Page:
THE WRAP-UP: 5 October 2021

Josh and Hugh’s fortnightly recap of international news is back! (Trust us, we're as excited as you are!!) 


Join us as we discuss:

  • The power outages crippling Chinese cities and factories.

  • What Germany's election stalemate means for EU stability.

  • Whether a boxing champ could be the Philippines’ next President.

  • Nigeria’s decision to turn off phone networks and ban motorcycles.


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CREDITS: This episode is produced by the Young Diplomats Society on the lands of the Wurundjeri/Gadigal people. We pay our respects to the traditional custodians of the lands upon which we operate and live.


Josh: Hello, you’re listening to Global Questions – the podcast breaking down international news and politics. I’m Joshua.


Hugh: And I’m Hugh. This is The Wrap Up -- your fortnightly dose of news from around the world.


Josh: That’s right, we’re back!!  I’ve missed this -- it’s good to be sitting down again and discussing the fortnight’s news.


Hugh: For sure - so without further adieu, let’s get back into it.


Topic #1 - China’s energy crisis 


Hugh:  Well Joshua we’re going to start with quite a major story that you may have heard in the news lately - for the first time since the start of the pandemic, factory activity in China has gone on the decline.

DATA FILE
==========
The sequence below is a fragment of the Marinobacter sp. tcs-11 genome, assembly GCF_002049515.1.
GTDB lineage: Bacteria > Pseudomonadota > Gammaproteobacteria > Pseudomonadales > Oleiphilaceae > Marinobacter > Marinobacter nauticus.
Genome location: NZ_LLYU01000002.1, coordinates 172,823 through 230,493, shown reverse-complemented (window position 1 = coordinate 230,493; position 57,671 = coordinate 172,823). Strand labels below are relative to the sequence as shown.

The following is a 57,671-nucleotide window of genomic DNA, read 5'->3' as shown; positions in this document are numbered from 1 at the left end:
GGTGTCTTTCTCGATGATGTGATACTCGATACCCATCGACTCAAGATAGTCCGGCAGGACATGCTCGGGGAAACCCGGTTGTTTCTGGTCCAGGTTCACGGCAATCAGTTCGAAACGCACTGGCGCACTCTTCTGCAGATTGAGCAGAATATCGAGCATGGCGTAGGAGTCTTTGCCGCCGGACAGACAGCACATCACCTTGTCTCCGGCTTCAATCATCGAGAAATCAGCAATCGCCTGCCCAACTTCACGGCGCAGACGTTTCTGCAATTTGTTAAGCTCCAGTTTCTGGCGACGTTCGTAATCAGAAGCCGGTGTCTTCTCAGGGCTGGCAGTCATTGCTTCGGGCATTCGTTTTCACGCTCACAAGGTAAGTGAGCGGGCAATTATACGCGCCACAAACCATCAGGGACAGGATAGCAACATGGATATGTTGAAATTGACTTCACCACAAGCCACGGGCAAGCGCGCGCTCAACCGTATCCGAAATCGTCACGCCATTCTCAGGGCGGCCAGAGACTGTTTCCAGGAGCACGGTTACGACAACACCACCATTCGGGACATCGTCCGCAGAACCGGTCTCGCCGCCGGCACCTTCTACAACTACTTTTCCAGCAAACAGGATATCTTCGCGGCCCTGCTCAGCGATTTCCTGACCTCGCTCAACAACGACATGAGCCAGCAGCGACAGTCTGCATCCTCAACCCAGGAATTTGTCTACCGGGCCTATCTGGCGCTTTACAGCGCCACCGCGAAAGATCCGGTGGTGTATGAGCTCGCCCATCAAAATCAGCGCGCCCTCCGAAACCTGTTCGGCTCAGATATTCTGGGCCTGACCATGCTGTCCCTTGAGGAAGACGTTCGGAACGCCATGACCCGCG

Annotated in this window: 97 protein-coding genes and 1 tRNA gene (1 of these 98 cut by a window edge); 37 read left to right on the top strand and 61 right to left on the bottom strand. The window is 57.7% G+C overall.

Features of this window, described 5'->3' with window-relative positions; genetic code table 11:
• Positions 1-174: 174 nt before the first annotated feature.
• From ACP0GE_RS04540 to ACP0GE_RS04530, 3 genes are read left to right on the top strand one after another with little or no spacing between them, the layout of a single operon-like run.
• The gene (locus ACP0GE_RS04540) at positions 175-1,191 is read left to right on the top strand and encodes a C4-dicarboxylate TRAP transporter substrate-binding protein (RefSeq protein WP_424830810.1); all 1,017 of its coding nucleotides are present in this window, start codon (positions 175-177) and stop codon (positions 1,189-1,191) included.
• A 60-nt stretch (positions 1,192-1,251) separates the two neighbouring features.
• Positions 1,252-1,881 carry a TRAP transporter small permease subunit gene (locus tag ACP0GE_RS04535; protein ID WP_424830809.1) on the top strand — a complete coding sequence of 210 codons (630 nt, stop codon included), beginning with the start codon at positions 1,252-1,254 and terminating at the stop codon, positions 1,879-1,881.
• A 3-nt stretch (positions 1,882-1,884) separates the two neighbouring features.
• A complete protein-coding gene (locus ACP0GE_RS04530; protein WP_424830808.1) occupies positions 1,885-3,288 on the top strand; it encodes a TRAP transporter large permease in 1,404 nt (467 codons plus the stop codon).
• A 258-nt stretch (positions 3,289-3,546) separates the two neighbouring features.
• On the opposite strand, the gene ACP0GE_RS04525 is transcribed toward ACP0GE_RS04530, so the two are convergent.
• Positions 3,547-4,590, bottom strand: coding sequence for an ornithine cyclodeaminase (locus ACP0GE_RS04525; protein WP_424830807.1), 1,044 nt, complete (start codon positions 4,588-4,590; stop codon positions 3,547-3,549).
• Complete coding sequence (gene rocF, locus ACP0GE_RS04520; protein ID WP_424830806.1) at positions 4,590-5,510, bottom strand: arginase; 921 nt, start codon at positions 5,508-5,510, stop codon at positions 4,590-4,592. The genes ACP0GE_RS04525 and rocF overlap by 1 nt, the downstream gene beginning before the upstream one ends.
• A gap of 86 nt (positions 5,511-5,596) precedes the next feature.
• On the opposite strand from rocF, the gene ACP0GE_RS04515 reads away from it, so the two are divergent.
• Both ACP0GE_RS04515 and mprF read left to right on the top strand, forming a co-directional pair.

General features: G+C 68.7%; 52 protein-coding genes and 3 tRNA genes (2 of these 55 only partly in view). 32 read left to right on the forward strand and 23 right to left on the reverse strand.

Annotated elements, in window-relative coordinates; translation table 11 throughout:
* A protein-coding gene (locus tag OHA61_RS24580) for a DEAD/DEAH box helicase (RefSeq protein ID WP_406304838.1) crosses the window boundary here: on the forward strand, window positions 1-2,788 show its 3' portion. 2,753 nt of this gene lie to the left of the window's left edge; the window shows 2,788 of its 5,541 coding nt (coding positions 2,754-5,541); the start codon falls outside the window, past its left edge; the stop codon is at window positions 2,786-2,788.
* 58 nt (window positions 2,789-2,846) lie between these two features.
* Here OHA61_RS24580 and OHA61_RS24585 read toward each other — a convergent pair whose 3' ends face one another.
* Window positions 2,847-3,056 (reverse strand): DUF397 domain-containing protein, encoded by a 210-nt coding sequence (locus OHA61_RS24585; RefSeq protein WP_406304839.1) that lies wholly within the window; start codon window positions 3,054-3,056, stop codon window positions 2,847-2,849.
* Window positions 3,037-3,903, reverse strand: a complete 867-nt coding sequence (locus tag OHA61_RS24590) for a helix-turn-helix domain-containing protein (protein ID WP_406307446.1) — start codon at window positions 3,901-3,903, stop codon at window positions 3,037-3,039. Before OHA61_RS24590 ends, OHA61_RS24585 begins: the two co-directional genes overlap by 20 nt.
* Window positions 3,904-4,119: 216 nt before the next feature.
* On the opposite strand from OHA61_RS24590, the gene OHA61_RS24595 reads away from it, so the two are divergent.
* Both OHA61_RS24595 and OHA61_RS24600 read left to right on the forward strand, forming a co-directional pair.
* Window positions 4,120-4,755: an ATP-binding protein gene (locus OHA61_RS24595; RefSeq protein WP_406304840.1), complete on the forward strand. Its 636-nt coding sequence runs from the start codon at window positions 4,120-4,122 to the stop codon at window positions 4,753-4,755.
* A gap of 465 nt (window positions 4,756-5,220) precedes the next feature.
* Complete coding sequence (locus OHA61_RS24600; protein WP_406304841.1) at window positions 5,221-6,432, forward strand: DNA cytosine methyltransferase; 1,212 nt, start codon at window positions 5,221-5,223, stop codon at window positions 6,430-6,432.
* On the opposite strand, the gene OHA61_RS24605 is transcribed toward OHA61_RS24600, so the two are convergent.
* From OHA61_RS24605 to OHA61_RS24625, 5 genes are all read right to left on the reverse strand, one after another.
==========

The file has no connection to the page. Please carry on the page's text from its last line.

And you might be thinking that this is a result of something like the spread of the Delta variant but actually, this time it’s power outages that are behind the situation.


Those outages have been ongoing for about two weeks now and they’ve effectively slammed the brakes on the Chinese economy.


We’ve seen some really drastic steps being taken by officials, including power rationing and factory closures which have been witnessed across the majority of China’s 22 provinces.


Josh: Wow, for a nation that depends so much on manufacturing, that’s a serious development.  How on earth did it get to this point?


Hugh:  Well the crisis is honestly pretty complex as things often are when you start talking about energy, but really the situation boils down to some pretty basic problems.


For one, due to COVID, the Chinese manufacturing sector has been dormant over the last year, but now as China and the rest of the world open up, factory orders are through the roof and so all of a sudden, huge amounts of energy are required to power China’s manufacturing sector.